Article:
And when I first presented about the business logic of green building many years ago, an investment executive questioned a fundamental part of my thesis. In a room full of investment professionals, he had put me on my heels.
But his goal was not my explosive destruction. Instead, he wsa offering great feedback, and I needed to incorporate it in future meetings like this.
So, step out of your protective glass bubble.
Don’t get defensive. Instead, provide a counterpoint if need be, but emphasize that it is a good point, and you will give it more thought, discuss it with your team, or do some more research.
7. DO NOT go too blue sky with overly ambitious and far off projections.
I can’t tell you how many pitch presentations I have sat through where I thought:
“If those projections are correct, then I need to quit my job in finance and go work for this startup or project developer.”
So, avoid the borderline unbelievable projections for your business or for the market in which you’re operating. Even if you believe they are real.
And only rely on the most trusted data sources. Referencing something like www.ecodorks.info from 10 years ago as the basis for your strategy will not work.
Lastly, do not flash forward to what the world will look like 15 or 30 years from now. Investors care about what will happen mostly within the period of their investment with you.
This doesn’t make them callous, profit-driven robots.
This makes them good investors, often serving as fiduciaries to protect and generate returns for their investors (e.g., pension funds).
8. DO NOT show internal disagreement among your team.
No team is perfect alignment all the time.
(Obviously, you’re opinion is the only correct one though.)
But do not let any difference of opinion or lack of group confidence come across during your investor meeting.
One. Unified. Force.
9. DO NOT leave the meeting without asking for advice.
I received some great feedback before raising angel capital for one of my startups:
“If you want capital, then seek advice. If you want advice, then seek capital.”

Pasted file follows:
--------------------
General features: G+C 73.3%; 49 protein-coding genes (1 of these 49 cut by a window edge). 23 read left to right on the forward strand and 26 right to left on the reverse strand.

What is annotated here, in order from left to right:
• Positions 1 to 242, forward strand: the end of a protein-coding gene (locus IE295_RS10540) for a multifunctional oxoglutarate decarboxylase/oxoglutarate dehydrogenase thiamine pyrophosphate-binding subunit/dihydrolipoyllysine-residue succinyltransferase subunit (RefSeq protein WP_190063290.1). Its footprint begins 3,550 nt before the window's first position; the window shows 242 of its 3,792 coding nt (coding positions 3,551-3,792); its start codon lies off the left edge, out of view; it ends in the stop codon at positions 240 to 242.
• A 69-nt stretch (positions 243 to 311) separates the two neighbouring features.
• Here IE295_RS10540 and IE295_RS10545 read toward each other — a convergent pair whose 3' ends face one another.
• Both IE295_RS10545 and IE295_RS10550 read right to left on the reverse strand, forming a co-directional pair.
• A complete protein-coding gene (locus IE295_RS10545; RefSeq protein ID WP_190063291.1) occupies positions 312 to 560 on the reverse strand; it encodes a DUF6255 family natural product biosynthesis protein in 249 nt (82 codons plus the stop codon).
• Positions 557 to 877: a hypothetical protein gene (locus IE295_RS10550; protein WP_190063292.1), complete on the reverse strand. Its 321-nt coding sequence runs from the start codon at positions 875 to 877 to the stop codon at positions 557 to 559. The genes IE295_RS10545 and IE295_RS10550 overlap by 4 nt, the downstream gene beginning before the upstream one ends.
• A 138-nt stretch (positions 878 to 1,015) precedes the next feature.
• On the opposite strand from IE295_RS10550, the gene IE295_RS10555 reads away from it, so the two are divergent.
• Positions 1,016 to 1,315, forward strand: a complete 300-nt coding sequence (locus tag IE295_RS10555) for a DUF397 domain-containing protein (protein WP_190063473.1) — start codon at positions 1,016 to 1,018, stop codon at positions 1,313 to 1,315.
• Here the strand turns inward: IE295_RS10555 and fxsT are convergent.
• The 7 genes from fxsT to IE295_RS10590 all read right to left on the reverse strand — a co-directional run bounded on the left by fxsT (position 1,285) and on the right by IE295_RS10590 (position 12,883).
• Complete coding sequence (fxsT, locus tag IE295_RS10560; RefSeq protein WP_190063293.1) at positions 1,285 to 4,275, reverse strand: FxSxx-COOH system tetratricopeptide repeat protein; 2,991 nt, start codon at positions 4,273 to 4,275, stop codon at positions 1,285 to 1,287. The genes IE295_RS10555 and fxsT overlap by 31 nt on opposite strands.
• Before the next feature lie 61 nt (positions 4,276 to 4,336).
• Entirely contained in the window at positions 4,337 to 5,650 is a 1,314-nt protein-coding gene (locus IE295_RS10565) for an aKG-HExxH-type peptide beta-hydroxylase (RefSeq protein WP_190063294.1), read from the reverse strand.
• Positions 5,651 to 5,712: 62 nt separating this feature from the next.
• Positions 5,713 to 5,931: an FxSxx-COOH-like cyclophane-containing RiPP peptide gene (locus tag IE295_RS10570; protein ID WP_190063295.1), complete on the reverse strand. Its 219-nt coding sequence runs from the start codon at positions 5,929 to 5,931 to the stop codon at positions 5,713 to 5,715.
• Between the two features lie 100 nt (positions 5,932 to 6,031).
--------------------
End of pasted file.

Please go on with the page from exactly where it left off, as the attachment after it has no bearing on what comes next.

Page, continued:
This worked well for that raise. I went seeking advice, and never led with an ask for capital. But I raised the capital we needed.
Don’t get me wrong…
If you have done your due diligence on the investors, and you know that they are a good fit for your business, then you should include an “ask” slide in your meeting regarding capital needs.
But their advice can sometimes be more valuable than the capital they might or might not provide.
Said differently, intellectual capital or network capital can be as important or more important than investment capital in growing a successful business.
10. DO NOT show up late, or go over your allotted meeting time.
“If you’re on time, then you are late.”
Or so it is often said among military professionals.
Being on time for the beginning and end of your meeting is a sign of respect. And respect is the great foundation for an investor-entrepreneur relationship.
11. DO NOT delay on following up to your meeting.
Although Woody Allen suggests that showing up accounts for 80%+ of success, I have to disagree.
Following up is equally or more important.
And that’s partially true because most people are very bad at follow ups.
They might forget about it, or take a week to get back in touch.
Maybe they don’t say, “Thank you for your time.”
Or they don’t sufficiently respond to questions and criticisms raised in the investor meeting.
So, think about a detailed, respectful follow up within 1-2 days of your meeting.
OK, all done.
I hope that was as cathartic for you as it was for me.
Now you know about 11 things to NOT do. But how about the top tips for what you SHOULD do?
Look forward to more details in our next blog post.
(Oh yeah, a cliff hanger.)